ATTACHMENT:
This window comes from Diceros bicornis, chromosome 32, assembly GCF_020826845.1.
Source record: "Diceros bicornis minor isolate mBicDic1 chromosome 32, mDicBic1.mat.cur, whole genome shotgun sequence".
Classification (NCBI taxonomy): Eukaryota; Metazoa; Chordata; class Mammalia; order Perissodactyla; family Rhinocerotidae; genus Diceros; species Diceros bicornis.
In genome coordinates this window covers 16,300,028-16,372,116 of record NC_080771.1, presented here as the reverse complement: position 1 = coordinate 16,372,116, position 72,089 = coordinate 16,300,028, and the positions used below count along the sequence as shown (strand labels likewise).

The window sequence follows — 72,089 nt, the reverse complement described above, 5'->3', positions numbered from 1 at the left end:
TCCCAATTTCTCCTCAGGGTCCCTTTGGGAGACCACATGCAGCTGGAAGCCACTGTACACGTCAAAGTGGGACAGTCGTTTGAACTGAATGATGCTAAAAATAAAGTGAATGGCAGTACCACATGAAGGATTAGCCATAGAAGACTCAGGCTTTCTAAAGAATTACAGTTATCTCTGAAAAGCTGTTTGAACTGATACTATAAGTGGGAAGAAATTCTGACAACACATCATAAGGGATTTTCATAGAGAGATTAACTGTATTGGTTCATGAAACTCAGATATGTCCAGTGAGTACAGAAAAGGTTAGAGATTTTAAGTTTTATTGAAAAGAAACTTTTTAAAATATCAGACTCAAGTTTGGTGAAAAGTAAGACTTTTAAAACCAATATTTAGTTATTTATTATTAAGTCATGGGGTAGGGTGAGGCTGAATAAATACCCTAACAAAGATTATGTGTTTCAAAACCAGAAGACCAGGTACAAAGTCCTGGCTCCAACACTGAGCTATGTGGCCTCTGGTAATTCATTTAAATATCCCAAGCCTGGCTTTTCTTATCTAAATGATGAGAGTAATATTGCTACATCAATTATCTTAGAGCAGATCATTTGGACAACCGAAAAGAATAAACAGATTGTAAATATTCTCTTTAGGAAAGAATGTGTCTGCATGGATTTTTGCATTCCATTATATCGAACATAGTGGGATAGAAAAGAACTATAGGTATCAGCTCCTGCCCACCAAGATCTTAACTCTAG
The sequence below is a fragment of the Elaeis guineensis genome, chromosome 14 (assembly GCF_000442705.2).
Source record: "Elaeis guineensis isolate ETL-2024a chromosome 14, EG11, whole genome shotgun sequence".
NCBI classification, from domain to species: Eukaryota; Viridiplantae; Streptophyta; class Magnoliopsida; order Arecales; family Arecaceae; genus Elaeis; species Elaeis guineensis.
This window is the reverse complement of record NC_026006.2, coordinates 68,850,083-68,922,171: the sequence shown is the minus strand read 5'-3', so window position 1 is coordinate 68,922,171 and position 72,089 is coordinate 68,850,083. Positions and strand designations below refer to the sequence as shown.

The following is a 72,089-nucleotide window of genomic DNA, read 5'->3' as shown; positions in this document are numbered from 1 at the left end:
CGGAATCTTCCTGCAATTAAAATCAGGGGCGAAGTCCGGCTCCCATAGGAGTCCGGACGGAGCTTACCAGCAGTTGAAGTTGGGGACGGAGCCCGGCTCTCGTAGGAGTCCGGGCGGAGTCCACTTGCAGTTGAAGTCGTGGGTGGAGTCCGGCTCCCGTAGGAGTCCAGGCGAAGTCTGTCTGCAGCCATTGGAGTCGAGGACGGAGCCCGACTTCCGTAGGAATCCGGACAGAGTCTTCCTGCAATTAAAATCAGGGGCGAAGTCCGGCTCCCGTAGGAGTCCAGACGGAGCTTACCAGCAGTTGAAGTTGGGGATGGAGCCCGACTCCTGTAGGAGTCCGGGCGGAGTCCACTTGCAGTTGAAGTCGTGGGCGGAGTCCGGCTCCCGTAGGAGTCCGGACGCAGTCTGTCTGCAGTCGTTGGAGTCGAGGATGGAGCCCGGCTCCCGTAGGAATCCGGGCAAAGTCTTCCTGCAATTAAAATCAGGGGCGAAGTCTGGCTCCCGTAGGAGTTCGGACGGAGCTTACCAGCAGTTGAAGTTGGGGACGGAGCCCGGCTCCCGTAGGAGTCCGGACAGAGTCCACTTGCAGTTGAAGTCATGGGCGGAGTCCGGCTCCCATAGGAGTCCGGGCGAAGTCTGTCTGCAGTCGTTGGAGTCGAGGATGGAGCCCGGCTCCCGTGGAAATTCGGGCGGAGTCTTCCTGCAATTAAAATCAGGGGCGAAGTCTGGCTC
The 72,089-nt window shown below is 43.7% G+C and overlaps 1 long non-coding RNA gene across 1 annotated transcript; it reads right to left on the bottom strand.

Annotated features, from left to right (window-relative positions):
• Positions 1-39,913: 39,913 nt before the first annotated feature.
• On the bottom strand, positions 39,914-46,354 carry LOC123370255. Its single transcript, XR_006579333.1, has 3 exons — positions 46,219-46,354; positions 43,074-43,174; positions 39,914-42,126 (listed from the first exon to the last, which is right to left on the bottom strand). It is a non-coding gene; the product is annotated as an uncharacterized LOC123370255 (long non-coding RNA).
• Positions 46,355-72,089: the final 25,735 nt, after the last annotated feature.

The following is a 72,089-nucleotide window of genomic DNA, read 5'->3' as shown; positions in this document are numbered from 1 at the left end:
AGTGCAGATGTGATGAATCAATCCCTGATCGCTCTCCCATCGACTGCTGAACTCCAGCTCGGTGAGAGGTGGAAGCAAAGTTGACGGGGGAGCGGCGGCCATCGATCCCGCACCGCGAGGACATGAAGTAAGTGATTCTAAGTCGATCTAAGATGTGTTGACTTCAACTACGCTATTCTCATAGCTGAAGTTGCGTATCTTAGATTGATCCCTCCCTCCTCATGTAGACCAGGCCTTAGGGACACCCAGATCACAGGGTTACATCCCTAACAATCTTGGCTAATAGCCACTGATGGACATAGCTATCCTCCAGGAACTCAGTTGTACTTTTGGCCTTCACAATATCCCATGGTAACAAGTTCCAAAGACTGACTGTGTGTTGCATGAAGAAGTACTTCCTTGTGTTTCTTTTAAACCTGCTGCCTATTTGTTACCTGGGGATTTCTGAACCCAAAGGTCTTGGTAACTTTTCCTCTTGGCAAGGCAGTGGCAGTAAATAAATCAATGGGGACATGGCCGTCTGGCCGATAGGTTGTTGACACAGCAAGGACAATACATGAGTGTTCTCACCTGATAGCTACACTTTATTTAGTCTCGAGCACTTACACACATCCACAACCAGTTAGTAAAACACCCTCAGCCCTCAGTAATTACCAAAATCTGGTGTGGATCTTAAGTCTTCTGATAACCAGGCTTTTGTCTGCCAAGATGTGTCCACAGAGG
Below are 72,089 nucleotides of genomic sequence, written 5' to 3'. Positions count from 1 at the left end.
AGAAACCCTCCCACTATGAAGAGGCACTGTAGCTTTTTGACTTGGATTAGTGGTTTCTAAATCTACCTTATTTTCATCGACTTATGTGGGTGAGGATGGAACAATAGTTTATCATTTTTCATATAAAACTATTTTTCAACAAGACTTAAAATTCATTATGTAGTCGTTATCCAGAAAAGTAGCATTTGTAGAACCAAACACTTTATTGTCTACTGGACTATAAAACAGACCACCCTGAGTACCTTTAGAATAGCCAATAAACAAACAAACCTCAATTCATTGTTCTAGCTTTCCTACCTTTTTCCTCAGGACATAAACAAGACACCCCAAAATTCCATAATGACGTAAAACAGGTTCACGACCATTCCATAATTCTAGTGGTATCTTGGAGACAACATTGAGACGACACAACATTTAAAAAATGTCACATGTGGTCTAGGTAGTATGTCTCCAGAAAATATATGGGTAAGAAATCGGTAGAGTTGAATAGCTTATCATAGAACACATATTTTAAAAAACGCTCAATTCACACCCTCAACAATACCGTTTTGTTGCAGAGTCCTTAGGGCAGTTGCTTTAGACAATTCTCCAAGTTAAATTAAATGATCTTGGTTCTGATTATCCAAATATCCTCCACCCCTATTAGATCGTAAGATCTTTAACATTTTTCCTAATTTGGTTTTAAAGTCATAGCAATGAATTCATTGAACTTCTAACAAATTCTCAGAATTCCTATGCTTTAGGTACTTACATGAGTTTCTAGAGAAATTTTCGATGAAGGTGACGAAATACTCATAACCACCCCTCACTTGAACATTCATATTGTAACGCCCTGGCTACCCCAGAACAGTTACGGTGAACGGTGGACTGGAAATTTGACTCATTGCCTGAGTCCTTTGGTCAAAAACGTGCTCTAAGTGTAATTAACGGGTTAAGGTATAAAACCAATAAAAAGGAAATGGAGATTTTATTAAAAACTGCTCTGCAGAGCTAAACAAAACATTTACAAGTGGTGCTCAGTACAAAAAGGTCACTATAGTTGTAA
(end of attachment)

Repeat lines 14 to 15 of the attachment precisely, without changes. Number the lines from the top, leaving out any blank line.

Annotated features, from left to right (window-relative positions):
• Positions 1-39,913: 39,913 nt before the first annotated feature.